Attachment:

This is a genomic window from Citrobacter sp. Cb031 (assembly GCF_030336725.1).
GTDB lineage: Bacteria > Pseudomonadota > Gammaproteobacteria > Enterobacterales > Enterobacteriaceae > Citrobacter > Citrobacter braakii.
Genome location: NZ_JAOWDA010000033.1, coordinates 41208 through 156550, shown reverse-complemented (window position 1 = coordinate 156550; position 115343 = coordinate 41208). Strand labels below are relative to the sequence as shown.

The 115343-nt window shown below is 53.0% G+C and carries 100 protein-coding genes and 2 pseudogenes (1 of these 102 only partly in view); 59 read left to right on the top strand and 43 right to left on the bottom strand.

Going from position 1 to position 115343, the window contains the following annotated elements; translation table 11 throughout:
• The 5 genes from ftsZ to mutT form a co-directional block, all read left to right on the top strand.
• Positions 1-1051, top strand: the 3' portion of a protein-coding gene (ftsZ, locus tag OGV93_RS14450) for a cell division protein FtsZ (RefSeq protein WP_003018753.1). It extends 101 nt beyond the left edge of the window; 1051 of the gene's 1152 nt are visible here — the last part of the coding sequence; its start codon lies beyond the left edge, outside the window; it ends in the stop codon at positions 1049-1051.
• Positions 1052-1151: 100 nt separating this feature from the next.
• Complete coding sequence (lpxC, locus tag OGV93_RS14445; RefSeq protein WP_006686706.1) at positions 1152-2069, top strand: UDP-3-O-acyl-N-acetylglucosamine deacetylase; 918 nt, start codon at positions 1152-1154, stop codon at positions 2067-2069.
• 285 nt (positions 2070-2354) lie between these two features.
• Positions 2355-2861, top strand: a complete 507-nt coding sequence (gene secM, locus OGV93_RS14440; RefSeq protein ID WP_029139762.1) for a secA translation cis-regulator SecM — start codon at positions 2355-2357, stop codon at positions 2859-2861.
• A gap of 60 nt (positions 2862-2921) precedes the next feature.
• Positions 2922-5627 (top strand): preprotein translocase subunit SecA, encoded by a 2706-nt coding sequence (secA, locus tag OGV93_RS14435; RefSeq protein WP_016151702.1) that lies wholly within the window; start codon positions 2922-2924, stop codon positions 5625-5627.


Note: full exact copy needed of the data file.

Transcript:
This is a genomic window from Citrobacter sp. Cb031 (assembly GCF_030336725.1).
GTDB lineage: Bacteria > Pseudomonadota > Gammaproteobacteria > Enterobacterales > Enterobacteriaceae > Citrobacter > Citrobacter braakii.
Genome location: NZ_JAOWDA010000033.1, coordinates 41208 through 156550, shown reverse-complemented (window position 1 = coordinate 156550; position 115343 = coordinate 41208). Strand labels below are relative to the sequence as shown.

The 115343-nt window shown below is 53.0% G+C and carries 100 protein-coding genes and 2 pseudogenes (1 of these 102 only partly in view); 59 read left to right on the top strand and 43 right to left on the bottom strand.

Going from position 1 to position 115343, the window contains the following annotated elements; translation table 11 throughout:
• The 5 genes from ftsZ to mutT form a co-directional block, all read left to right on the top strand.
• Positions 1-1051, top strand: the 3' portion of a protein-coding gene (ftsZ, locus tag OGV93_RS14450) for a cell division protein FtsZ (RefSeq protein WP_003018753.1). It extends 101 nt beyond the left edge of the window; 1051 of the gene's 1152 nt are visible here — the last part of the coding sequence; its start codon lies beyond the left edge, outside the window; it ends in the stop codon at positions 1049-1051.
• Positions 1052-1151: 100 nt separating this feature from the next.
• Complete coding sequence (lpxC, locus tag OGV93_RS14445; RefSeq protein WP_006686706.1) at positions 1152-2069, top strand: UDP-3-O-acyl-N-acetylglucosamine deacetylase; 918 nt, start codon at positions 1152-1154, stop codon at positions 2067-2069.
• 285 nt (positions 2070-2354) lie between these two features.
• Positions 2355-2861, top strand: a complete 507-nt coding sequence (gene secM, locus OGV93_RS14440; RefSeq protein ID WP_029139762.1) for a secA translation cis-regulator SecM — start codon at positions 2355-2357, stop codon at positions 2859-2861.
• A gap of 60 nt (positions 2862-2921) precedes the next feature.
• Positions 2922-5627 (top strand): preprotein translocase subunit SecA, encoded by a 2706-nt coding sequence (secA, locus tag OGV93_RS14435; RefSeq protein WP_016151702.1) that lies wholly within the window; start codon positions 2922-2924, stop codon positions 5625-5627.